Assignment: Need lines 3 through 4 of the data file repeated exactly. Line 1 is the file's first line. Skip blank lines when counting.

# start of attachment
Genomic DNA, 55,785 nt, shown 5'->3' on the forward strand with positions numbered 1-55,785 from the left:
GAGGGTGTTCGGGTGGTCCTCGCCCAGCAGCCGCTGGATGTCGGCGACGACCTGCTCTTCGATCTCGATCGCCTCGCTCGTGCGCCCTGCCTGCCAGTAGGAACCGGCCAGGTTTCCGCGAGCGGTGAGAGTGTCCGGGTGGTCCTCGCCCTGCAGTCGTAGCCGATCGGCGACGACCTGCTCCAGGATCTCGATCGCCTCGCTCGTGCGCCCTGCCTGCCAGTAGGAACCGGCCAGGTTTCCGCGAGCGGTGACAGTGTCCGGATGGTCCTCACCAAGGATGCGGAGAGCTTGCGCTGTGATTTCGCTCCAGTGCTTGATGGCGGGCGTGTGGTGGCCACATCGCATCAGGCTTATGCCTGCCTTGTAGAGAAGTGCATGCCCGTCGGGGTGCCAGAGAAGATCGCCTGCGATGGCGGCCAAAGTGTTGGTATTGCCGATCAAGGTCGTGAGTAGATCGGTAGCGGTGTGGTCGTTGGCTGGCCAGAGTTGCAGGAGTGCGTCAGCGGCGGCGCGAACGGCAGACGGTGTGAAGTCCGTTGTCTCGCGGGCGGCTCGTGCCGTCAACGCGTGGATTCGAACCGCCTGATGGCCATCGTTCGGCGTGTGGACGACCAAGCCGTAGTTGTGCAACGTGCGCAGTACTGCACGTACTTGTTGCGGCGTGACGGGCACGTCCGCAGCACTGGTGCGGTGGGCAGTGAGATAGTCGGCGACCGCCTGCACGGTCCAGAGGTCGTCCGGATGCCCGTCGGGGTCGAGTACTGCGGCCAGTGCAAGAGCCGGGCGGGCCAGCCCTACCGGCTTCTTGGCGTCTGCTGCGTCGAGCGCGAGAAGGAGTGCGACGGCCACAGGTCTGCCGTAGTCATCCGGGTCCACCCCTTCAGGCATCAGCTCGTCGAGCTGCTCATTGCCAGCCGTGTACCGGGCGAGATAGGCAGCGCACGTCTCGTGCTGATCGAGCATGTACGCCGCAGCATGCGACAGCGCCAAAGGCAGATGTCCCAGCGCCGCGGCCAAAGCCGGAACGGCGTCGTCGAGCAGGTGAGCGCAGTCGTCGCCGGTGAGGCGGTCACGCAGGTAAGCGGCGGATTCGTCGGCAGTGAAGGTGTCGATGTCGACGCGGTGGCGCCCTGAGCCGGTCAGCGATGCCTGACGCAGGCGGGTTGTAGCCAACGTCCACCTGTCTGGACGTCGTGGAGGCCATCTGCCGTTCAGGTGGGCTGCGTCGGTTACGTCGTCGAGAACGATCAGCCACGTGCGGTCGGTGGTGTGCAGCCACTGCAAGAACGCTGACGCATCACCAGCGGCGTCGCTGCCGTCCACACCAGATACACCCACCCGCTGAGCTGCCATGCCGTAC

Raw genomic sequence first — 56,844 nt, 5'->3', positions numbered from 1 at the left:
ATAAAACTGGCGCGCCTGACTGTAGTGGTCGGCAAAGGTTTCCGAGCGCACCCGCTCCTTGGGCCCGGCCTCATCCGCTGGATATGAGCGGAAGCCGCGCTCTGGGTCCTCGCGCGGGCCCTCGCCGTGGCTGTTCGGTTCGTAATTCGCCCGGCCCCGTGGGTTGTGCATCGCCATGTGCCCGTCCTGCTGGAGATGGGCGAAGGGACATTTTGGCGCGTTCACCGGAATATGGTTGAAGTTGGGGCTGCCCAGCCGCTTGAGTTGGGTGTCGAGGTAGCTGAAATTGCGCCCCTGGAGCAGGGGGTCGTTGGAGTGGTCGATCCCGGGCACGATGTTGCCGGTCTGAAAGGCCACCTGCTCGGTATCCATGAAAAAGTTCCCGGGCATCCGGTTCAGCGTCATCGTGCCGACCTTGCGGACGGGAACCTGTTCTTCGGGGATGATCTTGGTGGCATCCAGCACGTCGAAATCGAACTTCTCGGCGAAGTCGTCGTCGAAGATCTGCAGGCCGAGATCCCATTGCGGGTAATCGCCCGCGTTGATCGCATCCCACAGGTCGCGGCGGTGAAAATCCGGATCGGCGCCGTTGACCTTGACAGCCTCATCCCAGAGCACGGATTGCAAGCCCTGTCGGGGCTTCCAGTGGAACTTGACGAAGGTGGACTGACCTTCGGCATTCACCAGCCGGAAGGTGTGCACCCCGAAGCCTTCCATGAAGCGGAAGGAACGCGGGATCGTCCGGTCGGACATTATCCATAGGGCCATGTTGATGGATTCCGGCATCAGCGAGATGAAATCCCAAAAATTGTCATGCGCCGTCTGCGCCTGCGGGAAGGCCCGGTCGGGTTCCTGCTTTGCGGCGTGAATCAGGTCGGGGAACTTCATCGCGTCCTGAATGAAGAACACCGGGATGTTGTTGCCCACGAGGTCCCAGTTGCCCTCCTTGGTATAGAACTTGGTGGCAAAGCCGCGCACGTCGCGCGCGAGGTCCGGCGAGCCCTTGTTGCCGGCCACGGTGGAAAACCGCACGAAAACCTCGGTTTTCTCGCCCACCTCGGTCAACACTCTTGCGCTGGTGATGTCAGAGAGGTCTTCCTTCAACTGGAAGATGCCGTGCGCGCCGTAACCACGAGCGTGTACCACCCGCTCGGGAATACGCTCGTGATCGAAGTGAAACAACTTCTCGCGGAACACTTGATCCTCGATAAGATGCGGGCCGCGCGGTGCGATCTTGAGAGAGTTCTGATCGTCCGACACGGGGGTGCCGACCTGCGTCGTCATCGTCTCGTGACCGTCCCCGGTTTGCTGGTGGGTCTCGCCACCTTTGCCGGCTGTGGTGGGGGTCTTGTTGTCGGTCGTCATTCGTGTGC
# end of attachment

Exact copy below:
Raw genomic sequence first — 56,844 nt, 5'->3', positions numbered from 1 at the left:
ATAAAACTGGCGCGCCTGACTGTAGTGGTCGGCAAAGGTTTCCGAGCGCACCCGCTCCTTGGGCCCGGCCTCATCCGCTGGATATGAGCGGAAGCCGCGCTCTGGGTCCTCGCGCGGGCCCTCGCCGTGGCTGTTCGGTTCGTAATTCGCCCGGCCCCGTGGGTTGTGCATCGCCATGTGCCCGTCCTGCTGGAGATGGGCGAAGGGACATTTTGGCGCGTTCACCGGAATATGGTTGAAGTTGGGGCTGCCCAGCCGCTTGAGTTGGGTGTCGAGGTAGCTGAAATTGCGCCCCTGGAGCAGGGGGTCGTTGGAGTGGTCGATCCCGGGCACGATGTTGCCGGTCTGAAAGGCCACCTGCTCGGTATCCATGAAAAAGTTCCCGGGCATCCGGTTCAGCGTCATCGTGCCGACCTTGCGGACGGGAACCTGTTCTTCGGGGATGATCTTGGTGGCATCCAGCACGTCGAAATCGAACTTCTCGGCGAAGTCGTCGTCGAAGATCTGCAGGCCGAGATCCCATTGCGGGTAATCGCCCGCGTTGATCGCATCCCACAGGTCGCGGCGGTGAAAATCCGGATCGGCGCCGTTGACCTTGACAGCCTCATCCCAGAGCACGGATTGCAAGCCCTGTCGGGGCTTCCAGTGGAACTTGACGAAGGTGGACTGACCTTCGGCATTCACCAGCCGGAAGGTGTGCACCCCGAAGCCTTCCATGAAGCGGAAGGAACGCGGGATCGTCCGGTCGGACATTATCCATAGGGCCATGTTGATGGATTCCGGCATCAGCGAGATGAAATCCCAAAAATTGTCATGCGCCGTCTGCGCCTGCGGGAAGGCCCGGTCGGGTTCCTGCTTTGCGGCGTGAATCAGGTCGGGGAACTTCATCGCGTCCTGAATGAAGAACACCGGGATGTTGTTGCCCACGAGGTCCCAGTTGCCCTCCTTGGTATAGAACTTGGTGGCAAAGCCGCGCACGTCGCGCGCGAGGTCCGGCGAGCCCTTGTTGCCGGCCACGGTGGAAAACCGCACGAAAACCTCGGTTTTCTCGCCCACCTCGGTCAACACTCTTGCGCTGGTGATGTCAGAGAGGTCTTCCTTCAACTGGAAGATGCCGTGCGCGCCGTAACCACGAGCGTGTACCACCCGCTCGGGAATACGCTCGTGATCGAAGTGAAACAACTTCTCGCGGAACACTTGATCCTCGATAAGATGCGGGCCGCGCGGTGCGATCTTGAGAGAGTTCTGATCGTCCGACACGGGGGTGCCGACCTGCGTCGTCATCGTCTCGTGACCGTCCCCGGTTTGCTGGTGGGTCTCGCCACCTTTGCCGGCTGTGGTGGGGGTCTTGTTGTCGGTCGTCATTCGTGTGC